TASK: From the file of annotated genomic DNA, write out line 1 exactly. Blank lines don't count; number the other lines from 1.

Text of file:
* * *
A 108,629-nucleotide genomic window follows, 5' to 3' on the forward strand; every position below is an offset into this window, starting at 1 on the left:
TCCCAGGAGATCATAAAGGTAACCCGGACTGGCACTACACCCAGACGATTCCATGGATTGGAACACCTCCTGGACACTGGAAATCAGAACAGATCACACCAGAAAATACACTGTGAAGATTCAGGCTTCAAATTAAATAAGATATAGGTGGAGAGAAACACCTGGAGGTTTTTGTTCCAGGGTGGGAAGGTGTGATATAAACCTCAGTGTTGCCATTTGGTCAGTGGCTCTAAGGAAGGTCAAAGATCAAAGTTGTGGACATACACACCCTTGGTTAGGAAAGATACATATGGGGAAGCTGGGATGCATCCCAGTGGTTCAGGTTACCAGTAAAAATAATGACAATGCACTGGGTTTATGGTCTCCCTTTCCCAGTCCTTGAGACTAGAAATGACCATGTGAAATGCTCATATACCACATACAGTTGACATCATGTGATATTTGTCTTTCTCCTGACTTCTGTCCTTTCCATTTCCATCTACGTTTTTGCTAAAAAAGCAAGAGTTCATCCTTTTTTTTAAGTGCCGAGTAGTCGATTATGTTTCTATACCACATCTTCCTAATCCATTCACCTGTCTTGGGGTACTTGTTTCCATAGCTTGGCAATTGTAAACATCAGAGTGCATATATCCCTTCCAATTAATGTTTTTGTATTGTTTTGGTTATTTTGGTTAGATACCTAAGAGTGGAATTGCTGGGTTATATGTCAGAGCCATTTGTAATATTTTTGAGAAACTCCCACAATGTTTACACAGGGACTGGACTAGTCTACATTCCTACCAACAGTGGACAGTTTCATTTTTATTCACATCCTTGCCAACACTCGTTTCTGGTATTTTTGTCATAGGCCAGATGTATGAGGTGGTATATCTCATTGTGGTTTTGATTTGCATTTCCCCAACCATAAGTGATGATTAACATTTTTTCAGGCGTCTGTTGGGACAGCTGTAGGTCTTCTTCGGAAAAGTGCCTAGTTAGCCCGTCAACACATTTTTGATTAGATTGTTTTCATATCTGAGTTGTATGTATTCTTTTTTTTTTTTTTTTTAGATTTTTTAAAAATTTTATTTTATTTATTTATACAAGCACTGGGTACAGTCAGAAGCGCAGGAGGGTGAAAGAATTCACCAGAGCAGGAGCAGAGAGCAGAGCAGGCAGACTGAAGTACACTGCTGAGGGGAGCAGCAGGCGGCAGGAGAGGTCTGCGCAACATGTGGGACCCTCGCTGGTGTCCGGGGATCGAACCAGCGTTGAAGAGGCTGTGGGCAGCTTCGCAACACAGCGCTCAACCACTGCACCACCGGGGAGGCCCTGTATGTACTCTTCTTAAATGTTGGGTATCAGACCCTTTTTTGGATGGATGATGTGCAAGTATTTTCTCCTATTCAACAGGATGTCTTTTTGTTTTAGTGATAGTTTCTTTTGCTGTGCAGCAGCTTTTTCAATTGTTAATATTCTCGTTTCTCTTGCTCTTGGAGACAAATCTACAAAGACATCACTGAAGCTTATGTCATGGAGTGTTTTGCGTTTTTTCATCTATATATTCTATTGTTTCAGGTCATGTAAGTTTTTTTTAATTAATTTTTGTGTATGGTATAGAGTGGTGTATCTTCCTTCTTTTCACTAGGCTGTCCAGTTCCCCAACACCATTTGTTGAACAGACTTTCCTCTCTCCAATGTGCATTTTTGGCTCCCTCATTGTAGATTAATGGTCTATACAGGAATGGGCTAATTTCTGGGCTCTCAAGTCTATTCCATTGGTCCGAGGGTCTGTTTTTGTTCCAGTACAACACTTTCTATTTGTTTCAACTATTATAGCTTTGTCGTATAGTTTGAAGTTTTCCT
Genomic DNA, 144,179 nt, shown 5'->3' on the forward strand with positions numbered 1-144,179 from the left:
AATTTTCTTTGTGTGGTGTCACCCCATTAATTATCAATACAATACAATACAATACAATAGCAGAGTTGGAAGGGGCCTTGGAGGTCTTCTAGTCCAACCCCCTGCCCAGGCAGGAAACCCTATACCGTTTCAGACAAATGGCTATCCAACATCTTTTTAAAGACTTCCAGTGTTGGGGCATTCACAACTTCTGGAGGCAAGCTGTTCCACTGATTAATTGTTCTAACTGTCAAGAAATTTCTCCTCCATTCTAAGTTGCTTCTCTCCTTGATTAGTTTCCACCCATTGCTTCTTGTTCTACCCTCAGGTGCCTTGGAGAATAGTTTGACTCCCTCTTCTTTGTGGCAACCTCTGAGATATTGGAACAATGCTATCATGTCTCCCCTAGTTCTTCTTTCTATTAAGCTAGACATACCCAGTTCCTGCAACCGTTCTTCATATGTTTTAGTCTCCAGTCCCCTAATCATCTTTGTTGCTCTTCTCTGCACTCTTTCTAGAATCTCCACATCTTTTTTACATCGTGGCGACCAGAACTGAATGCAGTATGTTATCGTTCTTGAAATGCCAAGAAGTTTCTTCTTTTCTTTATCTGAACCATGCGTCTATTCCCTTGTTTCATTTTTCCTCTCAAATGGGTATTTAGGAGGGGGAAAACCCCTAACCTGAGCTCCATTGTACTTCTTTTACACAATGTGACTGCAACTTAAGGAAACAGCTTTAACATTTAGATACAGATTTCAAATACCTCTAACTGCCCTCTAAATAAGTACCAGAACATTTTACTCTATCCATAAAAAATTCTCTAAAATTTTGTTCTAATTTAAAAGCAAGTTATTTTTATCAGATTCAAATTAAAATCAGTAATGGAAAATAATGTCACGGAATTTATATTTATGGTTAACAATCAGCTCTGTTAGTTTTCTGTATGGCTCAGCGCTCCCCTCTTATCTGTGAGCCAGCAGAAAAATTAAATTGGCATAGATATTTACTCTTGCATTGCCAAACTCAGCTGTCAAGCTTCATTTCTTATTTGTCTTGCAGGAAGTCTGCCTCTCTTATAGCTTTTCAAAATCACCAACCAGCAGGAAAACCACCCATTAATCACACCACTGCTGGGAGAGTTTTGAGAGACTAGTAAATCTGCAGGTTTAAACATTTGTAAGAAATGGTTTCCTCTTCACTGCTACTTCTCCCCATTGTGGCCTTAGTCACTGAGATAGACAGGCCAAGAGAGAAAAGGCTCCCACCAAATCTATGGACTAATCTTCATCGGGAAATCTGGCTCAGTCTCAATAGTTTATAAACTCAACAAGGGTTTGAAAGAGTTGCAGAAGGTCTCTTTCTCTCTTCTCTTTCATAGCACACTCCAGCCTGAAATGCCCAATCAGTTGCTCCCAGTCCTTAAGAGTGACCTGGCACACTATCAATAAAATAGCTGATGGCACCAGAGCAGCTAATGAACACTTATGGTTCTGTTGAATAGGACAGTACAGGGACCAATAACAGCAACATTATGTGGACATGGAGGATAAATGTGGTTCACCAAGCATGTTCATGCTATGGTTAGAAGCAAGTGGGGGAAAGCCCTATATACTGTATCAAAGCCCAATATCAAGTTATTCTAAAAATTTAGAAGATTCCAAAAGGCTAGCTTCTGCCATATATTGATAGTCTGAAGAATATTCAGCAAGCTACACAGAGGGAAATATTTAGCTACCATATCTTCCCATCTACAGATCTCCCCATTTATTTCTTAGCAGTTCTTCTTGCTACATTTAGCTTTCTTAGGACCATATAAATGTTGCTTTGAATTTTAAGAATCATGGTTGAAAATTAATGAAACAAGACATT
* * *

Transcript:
A 108,629-nucleotide genomic window follows, 5' to 3' on the forward strand; every position below is an offset into this window, starting at 1 on the left: